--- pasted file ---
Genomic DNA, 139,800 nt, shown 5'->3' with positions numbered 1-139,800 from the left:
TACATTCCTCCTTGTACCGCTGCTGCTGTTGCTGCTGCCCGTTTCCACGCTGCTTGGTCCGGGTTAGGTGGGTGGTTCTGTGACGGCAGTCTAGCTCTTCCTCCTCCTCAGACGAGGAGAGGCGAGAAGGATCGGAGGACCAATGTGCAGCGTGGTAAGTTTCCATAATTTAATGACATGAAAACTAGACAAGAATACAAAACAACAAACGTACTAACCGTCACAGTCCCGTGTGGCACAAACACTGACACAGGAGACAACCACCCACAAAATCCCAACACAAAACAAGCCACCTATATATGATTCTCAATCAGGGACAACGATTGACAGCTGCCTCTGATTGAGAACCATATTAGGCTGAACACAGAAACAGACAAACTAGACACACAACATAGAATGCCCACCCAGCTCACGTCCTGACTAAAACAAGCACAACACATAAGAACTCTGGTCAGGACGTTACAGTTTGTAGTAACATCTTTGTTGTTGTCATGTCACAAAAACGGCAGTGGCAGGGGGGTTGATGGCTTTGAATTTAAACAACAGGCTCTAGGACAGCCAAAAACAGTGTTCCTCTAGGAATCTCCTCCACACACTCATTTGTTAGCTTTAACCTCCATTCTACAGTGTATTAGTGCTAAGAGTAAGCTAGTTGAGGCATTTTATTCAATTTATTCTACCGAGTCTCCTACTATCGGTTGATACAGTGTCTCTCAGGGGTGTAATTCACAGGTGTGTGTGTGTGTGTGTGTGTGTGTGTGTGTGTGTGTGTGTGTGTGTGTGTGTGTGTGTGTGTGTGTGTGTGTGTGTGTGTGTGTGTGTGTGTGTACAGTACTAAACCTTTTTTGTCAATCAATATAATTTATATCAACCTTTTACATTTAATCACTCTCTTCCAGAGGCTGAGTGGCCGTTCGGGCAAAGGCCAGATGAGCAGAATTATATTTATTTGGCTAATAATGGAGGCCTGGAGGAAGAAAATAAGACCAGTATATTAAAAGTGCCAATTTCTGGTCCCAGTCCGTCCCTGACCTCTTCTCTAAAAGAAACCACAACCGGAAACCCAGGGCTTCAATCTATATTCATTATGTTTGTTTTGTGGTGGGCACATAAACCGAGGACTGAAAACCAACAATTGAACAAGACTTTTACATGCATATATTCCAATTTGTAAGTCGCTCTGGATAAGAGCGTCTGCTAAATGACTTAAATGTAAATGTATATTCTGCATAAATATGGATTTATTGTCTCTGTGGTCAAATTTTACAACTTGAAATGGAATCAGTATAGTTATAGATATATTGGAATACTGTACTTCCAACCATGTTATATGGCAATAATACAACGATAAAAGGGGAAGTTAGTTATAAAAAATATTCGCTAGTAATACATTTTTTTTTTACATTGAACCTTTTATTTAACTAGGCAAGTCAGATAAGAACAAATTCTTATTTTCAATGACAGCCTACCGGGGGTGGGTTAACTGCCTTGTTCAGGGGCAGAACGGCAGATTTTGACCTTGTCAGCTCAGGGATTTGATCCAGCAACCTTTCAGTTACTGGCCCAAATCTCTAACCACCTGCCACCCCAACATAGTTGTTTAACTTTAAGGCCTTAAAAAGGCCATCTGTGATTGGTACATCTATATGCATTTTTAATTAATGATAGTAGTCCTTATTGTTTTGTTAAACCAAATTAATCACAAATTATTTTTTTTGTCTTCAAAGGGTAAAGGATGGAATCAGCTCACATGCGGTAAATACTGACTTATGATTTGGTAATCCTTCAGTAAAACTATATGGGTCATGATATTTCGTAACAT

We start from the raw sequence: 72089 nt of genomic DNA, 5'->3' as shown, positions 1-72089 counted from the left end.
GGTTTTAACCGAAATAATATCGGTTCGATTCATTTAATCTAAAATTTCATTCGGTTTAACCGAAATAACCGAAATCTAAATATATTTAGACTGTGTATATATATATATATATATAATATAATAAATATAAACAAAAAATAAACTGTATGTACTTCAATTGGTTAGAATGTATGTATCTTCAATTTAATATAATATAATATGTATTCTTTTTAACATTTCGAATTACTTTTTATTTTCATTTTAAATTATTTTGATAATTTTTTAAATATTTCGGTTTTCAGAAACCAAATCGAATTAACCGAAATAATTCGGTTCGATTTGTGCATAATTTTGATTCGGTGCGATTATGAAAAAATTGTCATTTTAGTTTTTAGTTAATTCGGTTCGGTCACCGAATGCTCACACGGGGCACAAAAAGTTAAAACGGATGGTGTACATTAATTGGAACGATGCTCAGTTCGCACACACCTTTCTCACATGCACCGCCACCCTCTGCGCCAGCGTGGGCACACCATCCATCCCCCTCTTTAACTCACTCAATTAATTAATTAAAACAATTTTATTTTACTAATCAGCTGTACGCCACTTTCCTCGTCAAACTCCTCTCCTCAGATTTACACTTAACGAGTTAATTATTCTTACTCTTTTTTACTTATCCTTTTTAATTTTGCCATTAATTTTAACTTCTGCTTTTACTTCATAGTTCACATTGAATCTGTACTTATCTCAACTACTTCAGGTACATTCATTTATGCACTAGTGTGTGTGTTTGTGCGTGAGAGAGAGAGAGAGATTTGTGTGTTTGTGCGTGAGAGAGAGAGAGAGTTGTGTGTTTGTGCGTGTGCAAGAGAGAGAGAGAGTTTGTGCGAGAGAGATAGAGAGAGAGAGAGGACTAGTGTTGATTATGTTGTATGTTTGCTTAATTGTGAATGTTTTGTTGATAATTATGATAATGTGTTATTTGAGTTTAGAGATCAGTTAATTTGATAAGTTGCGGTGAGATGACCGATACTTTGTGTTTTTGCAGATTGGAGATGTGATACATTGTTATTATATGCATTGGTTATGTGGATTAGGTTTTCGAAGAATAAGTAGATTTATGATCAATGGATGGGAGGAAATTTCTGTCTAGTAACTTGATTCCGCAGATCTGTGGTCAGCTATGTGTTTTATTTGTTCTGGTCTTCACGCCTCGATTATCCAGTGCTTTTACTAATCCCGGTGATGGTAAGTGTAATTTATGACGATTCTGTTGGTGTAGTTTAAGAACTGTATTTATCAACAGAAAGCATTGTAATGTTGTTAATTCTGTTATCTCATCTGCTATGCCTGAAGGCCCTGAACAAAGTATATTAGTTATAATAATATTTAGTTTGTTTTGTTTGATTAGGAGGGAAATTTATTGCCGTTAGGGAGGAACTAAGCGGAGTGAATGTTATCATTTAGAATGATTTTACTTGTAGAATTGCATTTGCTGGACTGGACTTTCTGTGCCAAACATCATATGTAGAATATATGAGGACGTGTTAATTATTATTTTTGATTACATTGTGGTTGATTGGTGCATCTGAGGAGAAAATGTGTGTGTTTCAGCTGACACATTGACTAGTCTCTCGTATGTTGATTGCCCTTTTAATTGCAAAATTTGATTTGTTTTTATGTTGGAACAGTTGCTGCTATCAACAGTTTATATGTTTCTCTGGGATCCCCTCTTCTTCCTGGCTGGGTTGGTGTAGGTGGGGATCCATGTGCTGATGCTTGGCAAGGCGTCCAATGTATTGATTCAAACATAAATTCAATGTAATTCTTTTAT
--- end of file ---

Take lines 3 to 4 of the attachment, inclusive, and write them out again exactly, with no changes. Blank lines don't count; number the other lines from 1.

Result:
We start from the raw sequence: 72089 nt of genomic DNA, 5'->3' as shown, positions 1-72089 counted from the left end.
GGTTTTAACCGAAATAATATCGGTTCGATTCATTTAATCTAAAATTTCATTCGGTTTAACCGAAATAACCGAAATCTAAATATATTTAGACTGTGTATATATATATATATATATAATATAATAAATATAAACAAAAAATAAACTGTATGTACTTCAATTGGTTAGAATGTATGTATCTTCAATTTAATATAATATAATATGTATTCTTTTTAACATTTCGAATTACTTTTTATTTTCATTTTAAATTATTTTGATAATTTTTTAAATATTTCGGTTTTCAGAAACCAAATCGAATTAACCGAAATAATTCGGTTCGATTTGTGCATAATTTTGATTCGGTGCGATTATGAAAAAATTGTCATTTTAGTTTTTAGTTAATTCGGTTCGGTCACCGAATGCTCACACGGGGCACAAAAAGTTAAAACGGATGGTGTACATTAATTGGAACGATGCTCAGTTCGCACACACCTTTCTCACATGCACCGCCACCCTCTGCGCCAGCGTGGGCACACCATCCATCCCCCTCTTTAACTCACTCAATTAATTAATTAAAACAATTTTATTTTACTAATCAGCTGTACGCCACTTTCCTCGTCAAACTCCTCTCCTCAGATTTACACTTAACGAGTTAATTATTCTTACTCTTTTTTACTTATCCTTTTTAATTTTGCCATTAATTTTAACTTCTGCTTTTACTTCATAGTTCACATTGAATCTGTACTTATCTCAACTACTTCAGGTACATTCATTTATGCACTAGTGTGTGTGTTTGTGCGTGAGAGAGAGAGAGAGATTTGTGTGTTTGTGCGTGAGAGAGAGAGAGAGTTGTGTGTTTGTGCGTGTGCAAGAGAGAGAGAGAGTTTGTGCGAGAGAGATAGAGAGAGAGAGAGGACTAGTGTTGATTATGTTGTATGTTTGCTTAATTGTGAATGTTTTGTTGATAATTATGATAATGTGTTATTTGAGTTTAGAGATCAGTTAATTTGATAAGTTGCGGTGAGATGACCGATACTTTGTGTTTTTGCAGATTGGAGATGTGATACATTGTTATTATATGCATTGGTTATGTGGATTAGGTTTTCGAAGAATAAGTAGATTTATGATCAATGGATGGGAGGAAATTTCTGTCTAGTAACTTGATTCCGCAGATCTGTGGTCAGCTATGTGTTTTATTTGTTCTGGTCTTCACGCCTCGATTATCCAGTGCTTTTACTAATCCCGGTGATGGTAAGTGTAATTTATGACGATTCTGTTGGTGTAGTTTAAGAACTGTATTTATCAACAGAAAGCATTGTAATGTTGTTAATTCTGTTATCTCATCTGCTATGCCTGAAGGCCCTGAACAAAGTATATTAGTTATAATAATATTTAGTTTGTTTTGTTTGATTAGGAGGGAAATTTATTGCCGTTAGGGAGGAACTAAGCGGAGTGAATGTTATCATTTAGAATGATTTTACTTGTAGAATTGCATTTGCTGGACTGGACTTTCTGTGCCAAACATCATATGTAGAATATATGAGGACGTGTTAATTATTATTTTTGATTACATTGTGGTTGATTGGTGCATCTGAGGAGAAAATGTGTGTGTTTCAGCTGACACATTGACTAGTCTCTCGTATGTTGATTGCCCTTTTAATTGCAAAATTTGATTTGTTTTTATGTTGGAACAGTTGCTGCTATCAACAGTTTATATGTTTCTCTGGGATCCCCTCTTCTTCCTGGCTGGGTTGGTGTAGGTGGGGATCCATGTGCTGATGCTTGGCAAGGCGTCCAATGTATTGATTCAAACATAAATTCAATGTAATTCTTTTAT